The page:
Leuer turned bashful when a reporter informed him of Beilein's praise. But he was anything but timid against the Wolverines, serving as a one-man wrecking crew for a trapping zone defense that gave most of UW's shooters fits.
"The guy doesn't flinch," UW coach Bo Ryan said. "He has been like that ever since the first time we saw him play, and when he visited campus, looked at our business school, and practices and travels — he just doesn't change."
Leuer knocked down all five of his 3-point attempts Wednesday and hit on 8 of 9 field goals overall.
"It felt pretty good," Leuer said. "I don't know if it was the gym or what. But it was a fun game."
When he was coaching at West Virginia, Beilein actually offered Leuer a scholarship, and the Minnesota native considered the Mountaineers early in his recruiting process. "But they were pretty far away," Leuer said. "I kind of wanted to stay closer to home."
Nice thing for Wisconsin — that staying close to home.
Throughout his young collegiate career, Leuer has shown signs of big-time potential. But Wednesday night's performance still came out of the blue.
Consider that prior to facing the Wolverines:
- Leuer had made four 3-pointers all season. Granted, he had only attempted five, and had displayed a smooth shot destined to be released more frequently from beyond the arc. Wednesday night, though, Leuer matched his triple-netting output after UW's first 12 games, in the first half. He is now 9 of 10 on 3s this season, a ridiculous 90 percent shooting clip.
- Leuer had not played more than 10 minutes in a game in nearly a month — he scored nine points in 13 minutes in UW's loss to Marquette Dec. 8. But Leuer played in three of UW's next four games, averaging just two points and nine minutes per contest.
- The 25-point performance more than doubled Leuer's previous collegiate best: 12 points on 5 of 11 shooting at Duke.
Leuer's scoring bursts could not have been better timed Wednesday.
Michigan appeared to be building momentum when back-to-back field goals drew the Wolverines within five points 8:18 before halftime. But Leuer answered with a triple from the left wing to stanch the would-be run.
"He was a great story for his team today," Beilein said. "Every time we got close, Leuer did something great."
UW looked out of sorts against Michigan's half-court traps — except when one of his teammates found Leuer spotting up outside the arc. He calmly sank three triples in the final 3:23 of the first half, propelling the Badgers to a 16-point halftime edge.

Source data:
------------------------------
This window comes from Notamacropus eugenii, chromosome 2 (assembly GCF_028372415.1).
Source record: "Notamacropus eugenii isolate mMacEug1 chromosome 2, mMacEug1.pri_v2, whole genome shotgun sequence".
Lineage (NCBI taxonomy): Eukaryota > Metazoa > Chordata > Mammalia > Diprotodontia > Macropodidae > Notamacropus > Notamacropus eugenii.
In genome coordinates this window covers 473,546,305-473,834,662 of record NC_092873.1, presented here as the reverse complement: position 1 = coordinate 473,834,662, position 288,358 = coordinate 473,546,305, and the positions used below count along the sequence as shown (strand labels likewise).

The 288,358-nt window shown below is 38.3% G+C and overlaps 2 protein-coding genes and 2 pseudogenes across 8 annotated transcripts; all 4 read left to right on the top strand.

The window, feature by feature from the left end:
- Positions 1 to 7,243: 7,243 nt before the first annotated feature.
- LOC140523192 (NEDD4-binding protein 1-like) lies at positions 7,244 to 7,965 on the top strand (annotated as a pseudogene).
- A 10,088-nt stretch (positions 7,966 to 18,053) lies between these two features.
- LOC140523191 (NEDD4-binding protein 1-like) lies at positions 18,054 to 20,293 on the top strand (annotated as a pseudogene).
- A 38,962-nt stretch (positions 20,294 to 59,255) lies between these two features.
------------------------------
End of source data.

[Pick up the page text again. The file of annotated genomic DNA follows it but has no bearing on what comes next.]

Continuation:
"Jon stepped up really big for us," UW sophomore guard Jason Bohannon said. "There were a few times when we had some dry spells on offense and Jon came in and hit those three or four 3s right in a row and that gave us a big boost offensively and confidence-wise, being able to go down the floor and just if he was open he'll be able to hit it like that."
"I can't give enough credit to my teammates," Leuer said. "I was open in some spots and they found me… That is what it came down to was just getting open and knocking down some shots."
Leuer's fifth 3, the only one he attempted in the second half, also stemmed the tide of a potential UM run. This time the Wolverines had enjoyed a 12-2 spurt before Leuer snapped UW's 6:37 field-goal drought to gain a 13-point cushion. After Michigan responded with four straight points to make it 47-39 UW, Leuer moved inside, contributing eight of the Badgers' next 11 points and allowing the Badgers to maintain a reasonable margin.
"I was just able to go inside and outside, it just created tough matchups I guess," Leuer said. "But once again my teammates found me when I was open. I was posting up and they had good post entry passes. It was just a good team win."
It wasn't quite a perfect night. Leuer did turn it over three times, and he missed his first three free throws. But an 8 of 9 shooting performance, along with two steals and five rebounds (three offensive) is quite impressive for any player, let alone a true freshman.
"What I like about him, he is not just an outside shooter," Beilein said. "He has a sense of where the ball is coming off the rim and he has the ability to get offensive rebounds."
And Leuer is becoming a more complete player as the season progresses.
"Defensively he is starting to pick up rotations and reads and do that a little better," Ryan said. "Hopefully he will just keep getting better. I don't know how many nights he can go 8-for-9 and 5-for-5 from 3-point range.
"And that's the thing sometimes when a guy has a good game, everybody then puts it on him like he's supposed to do it the next time."